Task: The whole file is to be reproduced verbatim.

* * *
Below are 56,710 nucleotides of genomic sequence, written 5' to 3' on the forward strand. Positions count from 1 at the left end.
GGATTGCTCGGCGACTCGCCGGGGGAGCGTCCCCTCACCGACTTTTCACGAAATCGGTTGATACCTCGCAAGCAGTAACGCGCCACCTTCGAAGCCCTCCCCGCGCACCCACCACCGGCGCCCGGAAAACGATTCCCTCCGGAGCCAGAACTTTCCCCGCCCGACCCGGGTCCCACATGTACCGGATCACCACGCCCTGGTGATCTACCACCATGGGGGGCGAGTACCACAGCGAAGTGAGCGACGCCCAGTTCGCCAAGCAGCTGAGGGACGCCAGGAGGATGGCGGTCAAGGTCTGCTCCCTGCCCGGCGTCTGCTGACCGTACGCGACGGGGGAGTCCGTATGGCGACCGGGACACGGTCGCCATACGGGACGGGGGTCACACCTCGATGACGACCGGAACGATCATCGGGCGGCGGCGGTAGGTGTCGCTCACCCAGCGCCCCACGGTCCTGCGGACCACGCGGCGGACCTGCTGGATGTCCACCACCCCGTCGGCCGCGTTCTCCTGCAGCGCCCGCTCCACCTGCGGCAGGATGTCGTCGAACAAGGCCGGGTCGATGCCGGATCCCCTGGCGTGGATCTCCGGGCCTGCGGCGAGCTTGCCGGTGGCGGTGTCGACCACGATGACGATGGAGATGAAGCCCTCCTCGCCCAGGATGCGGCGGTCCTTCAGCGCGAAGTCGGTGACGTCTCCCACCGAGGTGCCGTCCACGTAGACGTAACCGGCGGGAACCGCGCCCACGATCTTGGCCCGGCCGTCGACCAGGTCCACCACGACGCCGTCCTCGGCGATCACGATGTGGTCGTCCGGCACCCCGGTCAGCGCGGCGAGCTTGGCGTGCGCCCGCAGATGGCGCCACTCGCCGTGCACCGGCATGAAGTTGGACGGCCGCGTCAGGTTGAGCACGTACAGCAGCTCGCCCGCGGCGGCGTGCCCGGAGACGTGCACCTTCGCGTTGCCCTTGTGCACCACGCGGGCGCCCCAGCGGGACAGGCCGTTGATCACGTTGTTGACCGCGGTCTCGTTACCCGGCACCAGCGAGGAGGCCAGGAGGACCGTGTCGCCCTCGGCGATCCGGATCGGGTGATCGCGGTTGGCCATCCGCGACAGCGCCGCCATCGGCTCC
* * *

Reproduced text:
Below are 56,710 nucleotides of genomic sequence, written 5' to 3' on the forward strand. Positions count from 1 at the left end.
GGATTGCTCGGCGACTCGCCGGGGGAGCGTCCCCTCACCGACTTTTCACGAAATCGGTTGATACCTCGCAAGCAGTAACGCGCCACCTTCGAAGCCCTCCCCGCGCACCCACCACCGGCGCCCGGAAAACGATTCCCTCCGGAGCCAGAACTTTCCCCGCCCGACCCGGGTCCCACATGTACCGGATCACCACGCCCTGGTGATCTACCACCATGGGGGGCGAGTACCACAGCGAAGTGAGCGACGCCCAGTTCGCCAAGCAGCTGAGGGACGCCAGGAGGATGGCGGTCAAGGTCTGCTCCCTGCCCGGCGTCTGCTGACCGTACGCGACGGGGGAGTCCGTATGGCGACCGGGACACGGTCGCCATACGGGACGGGGGTCACACCTCGATGACGACCGGAACGATCATCGGGCGGCGGCGGTAGGTGTCGCTCACCCAGCGCCCCACGGTCCTGCGGACCACGCGGCGGACCTGCTGGATGTCCACCACCCCGTCGGCCGCGTTCTCCTGCAGCGCCCGCTCCACCTGCGGCAGGATGTCGTCGAACAAGGCCGGGTCGATGCCGGATCCCCTGGCGTGGATCTCCGGGCCTGCGGCGAGCTTGCCGGTGGCGGTGTCGACCACGATGACGATGGAGATGAAGCCCTCCTCGCCCAGGATGCGGCGGTCCTTCAGCGCGAAGTCGGTGACGTCTCCCACCGAGGTGCCGTCCACGTAGACGTAACCGGCGGGAACCGCGCCCACGATCTTGGCCCGGCCGTCGACCAGGTCCACCACGACGCCGTCCTCGGCGATCACGATGTGGTCGTCCGGCACCCCGGTCAGCGCGGCGAGCTTGGCGTGCGCCCGCAGATGGCGCCACTCGCCGTGCACCGGCATGAAGTTGGACGGCCGCGTCAGGTTGAGCACGTACAGCAGCTCGCCCGCGGCGGCGTGCCCGGAGACGTGCACCTTCGCGTTGCCCTTGTGCACCACGCGGGCGCCCCAGCGGGACAGGCCGTTGATCACGTTGTTGACCGCGGTCTCGTTACCCGGCACCAGCGAGGAGGCCAGGAGGACCGTGTCGCCCTCGGCGATCCGGATCGGGTGATCGCGGTTGGCCATCCGCGACAGCGCCGCCATCGGCTCC